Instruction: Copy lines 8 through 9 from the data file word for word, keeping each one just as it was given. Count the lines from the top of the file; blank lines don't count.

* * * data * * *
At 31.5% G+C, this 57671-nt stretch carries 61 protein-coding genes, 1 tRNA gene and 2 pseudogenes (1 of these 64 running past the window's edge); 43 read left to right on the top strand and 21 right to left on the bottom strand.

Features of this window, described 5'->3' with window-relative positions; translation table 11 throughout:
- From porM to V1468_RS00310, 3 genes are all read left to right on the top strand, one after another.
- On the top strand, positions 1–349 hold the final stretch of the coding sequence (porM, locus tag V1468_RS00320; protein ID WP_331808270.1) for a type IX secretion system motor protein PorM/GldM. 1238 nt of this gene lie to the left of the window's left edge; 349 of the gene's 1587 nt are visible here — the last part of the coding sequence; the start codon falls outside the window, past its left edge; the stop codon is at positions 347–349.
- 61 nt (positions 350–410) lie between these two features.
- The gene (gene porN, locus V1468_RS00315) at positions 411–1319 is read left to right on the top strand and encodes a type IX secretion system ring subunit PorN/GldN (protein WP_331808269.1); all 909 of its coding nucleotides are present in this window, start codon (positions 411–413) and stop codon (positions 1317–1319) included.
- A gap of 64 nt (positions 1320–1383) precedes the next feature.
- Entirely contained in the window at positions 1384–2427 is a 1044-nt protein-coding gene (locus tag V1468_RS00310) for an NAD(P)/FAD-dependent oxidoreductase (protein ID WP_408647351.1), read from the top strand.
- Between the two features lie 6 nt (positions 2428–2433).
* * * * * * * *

- Entirely contained in the window at positions 1384–2427 is a 1044-nt protein-coding gene (locus tag V1468_RS00310) for an NAD(P)/FAD-dependent oxidoreductase (protein ID WP_408647351.1), read from the top strand.
- Between the two features lie 6 nt (positions 2428–2433).